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Function Data Packs for Dummies #10 Part 2 | NBT: Taking Control (/data & /execute store)

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Bertiecrafter's Avatar Bertiecrafter
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Level 70 : Legendary Engineer
This series of tutorials will teach you how to create your very own data packs, assuming you know absolutely nothing about commands. Although data packs could just contain files that replace built-in assets like resource packs, these posts will focus on adding new features and mechanics to the game. In every part I assume you've read the previous parts.


In the last tutorial we explored the syntax of NBT and played around with commands that allow us to define NBT during the creation of an item, block or entity. We've also seen that NBT looks a lot like JSON, but distinguishes between a lot more value types. Minecraft doesn't use NBT everywhere though, as the Raw JSON Text Component used to represent text in /tellraw, signs and books is just JSON. In order to use JSON in NBT, we had to surround it in single quotes to turn it into a string type. In this tutorial we'll have a look at how to manipulate NBT using commands and in part 3 we'll look at ways to check for NBT. As you will see, the understanding of NBT is extremely powerful, but also needs a long time to get everything covered. Part 3 will be the last part of the NBT section of this series.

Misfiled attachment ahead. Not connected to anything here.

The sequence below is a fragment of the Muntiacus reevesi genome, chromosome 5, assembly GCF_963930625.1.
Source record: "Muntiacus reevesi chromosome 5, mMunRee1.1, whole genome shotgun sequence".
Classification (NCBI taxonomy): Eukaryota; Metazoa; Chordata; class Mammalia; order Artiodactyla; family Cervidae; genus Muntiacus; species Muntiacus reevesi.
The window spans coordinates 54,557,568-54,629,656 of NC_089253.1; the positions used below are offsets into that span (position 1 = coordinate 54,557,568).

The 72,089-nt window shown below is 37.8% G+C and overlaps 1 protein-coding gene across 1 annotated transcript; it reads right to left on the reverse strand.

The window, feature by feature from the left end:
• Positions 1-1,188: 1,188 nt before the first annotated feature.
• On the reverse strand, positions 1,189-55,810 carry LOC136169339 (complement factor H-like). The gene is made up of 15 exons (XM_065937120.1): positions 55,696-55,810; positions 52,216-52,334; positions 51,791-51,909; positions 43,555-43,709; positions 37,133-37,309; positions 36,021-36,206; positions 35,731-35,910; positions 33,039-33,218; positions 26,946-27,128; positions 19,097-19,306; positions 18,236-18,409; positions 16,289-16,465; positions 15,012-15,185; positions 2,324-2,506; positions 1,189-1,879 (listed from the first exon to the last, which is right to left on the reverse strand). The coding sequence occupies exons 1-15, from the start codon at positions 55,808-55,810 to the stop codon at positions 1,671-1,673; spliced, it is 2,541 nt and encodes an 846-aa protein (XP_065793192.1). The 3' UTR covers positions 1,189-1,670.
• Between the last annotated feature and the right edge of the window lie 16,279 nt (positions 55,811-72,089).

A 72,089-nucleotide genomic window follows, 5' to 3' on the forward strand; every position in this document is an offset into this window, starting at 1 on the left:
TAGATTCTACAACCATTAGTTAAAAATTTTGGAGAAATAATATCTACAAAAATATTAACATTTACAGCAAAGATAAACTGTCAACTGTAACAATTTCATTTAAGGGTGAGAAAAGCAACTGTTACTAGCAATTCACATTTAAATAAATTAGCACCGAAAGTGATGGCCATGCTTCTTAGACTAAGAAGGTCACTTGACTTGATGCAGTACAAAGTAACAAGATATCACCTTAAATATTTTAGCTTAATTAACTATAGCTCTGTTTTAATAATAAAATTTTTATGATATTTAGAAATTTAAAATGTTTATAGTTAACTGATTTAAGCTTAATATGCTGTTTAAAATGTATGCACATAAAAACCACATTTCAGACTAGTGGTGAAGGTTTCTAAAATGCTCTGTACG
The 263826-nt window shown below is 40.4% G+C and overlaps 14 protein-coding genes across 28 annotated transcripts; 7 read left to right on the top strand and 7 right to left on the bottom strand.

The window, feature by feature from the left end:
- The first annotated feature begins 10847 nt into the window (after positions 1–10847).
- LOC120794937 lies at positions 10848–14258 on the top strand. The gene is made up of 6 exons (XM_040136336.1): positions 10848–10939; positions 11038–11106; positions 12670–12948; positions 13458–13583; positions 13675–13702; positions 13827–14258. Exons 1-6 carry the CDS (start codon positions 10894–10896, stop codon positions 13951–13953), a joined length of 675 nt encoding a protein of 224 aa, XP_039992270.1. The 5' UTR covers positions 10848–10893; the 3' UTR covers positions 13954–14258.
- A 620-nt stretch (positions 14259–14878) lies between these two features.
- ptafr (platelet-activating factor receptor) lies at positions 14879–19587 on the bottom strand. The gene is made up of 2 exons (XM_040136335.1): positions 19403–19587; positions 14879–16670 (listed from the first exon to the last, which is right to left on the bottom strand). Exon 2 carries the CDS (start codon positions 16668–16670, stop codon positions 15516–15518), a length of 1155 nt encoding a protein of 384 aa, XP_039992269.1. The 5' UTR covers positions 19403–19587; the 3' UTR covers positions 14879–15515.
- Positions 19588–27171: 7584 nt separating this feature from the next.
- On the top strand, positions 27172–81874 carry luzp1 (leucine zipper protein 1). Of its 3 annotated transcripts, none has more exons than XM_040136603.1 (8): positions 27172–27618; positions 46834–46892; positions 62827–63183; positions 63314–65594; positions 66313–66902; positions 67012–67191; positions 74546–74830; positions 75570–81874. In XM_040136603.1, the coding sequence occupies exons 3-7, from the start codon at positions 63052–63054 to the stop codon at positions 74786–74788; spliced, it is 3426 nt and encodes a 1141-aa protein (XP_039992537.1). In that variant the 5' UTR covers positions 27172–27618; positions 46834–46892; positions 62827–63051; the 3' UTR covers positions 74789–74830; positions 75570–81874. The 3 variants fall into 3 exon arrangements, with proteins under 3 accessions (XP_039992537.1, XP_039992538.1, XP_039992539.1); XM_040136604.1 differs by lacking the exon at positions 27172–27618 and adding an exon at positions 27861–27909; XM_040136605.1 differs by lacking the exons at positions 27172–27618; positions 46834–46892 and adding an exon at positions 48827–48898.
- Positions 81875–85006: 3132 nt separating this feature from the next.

In order to tell Minecraft where to add, set, remove or get data in several commands, you need to specify a path. Each of the examples will start with the full NBT structure, followed by a path targeting a part of it, followed by the outcome of the selection. This wiki page has been used as source for the path syntax.

The root
Remember from the JSON tutorial that any JSON file only has 1 value. By making that value a compound or list, a more complex data structure can be generated, but this main top-level value is called the root. The same applies to NBT.
NBT: {someKey:"someValue"}
PATH: *empty path*
RESULT: {someKey:"someValue"}

Navigating to values of compounds
Values of objects can be selected using the dot.
NBT: {simpleKey:"simpleValue",deepCompound:{deepKey:"deepValue",anotherCompound:{key:"value"}},list:["value1","value2"]}

PATH: simpleKey
RESULT: "simpleValue"

PATH: deepCompound
RESULT: {deepKey:"deepValue",anotherCompound:{key:"value"}}

PATH: deepCompound.deepKey
RESULT: "deepValue"

PATH: deepCompound.anotherCompound.key
RESULT: "value"

PATH: list
RESULT: ["value1","value2"]

Navigating to values inside lists
Besides targeting an entire list, you can also target a specific item in the list. You can select an item by index, which is zero-based, meaning the first item in the list has index 0. Negative values can be used to target the n-th item from the end.
NBT: {list:["value1",{simpleKey:"simpleValue",moreData:{deepKey:"deepValue"}},["anotherValue1","anotherValue2"]]}

PATH: list
RESULT: ["value1",{simpleKey:"simpleValue",moreData:{deepKey:"deepValue"}},["anotherValue1","anotherValue2"]]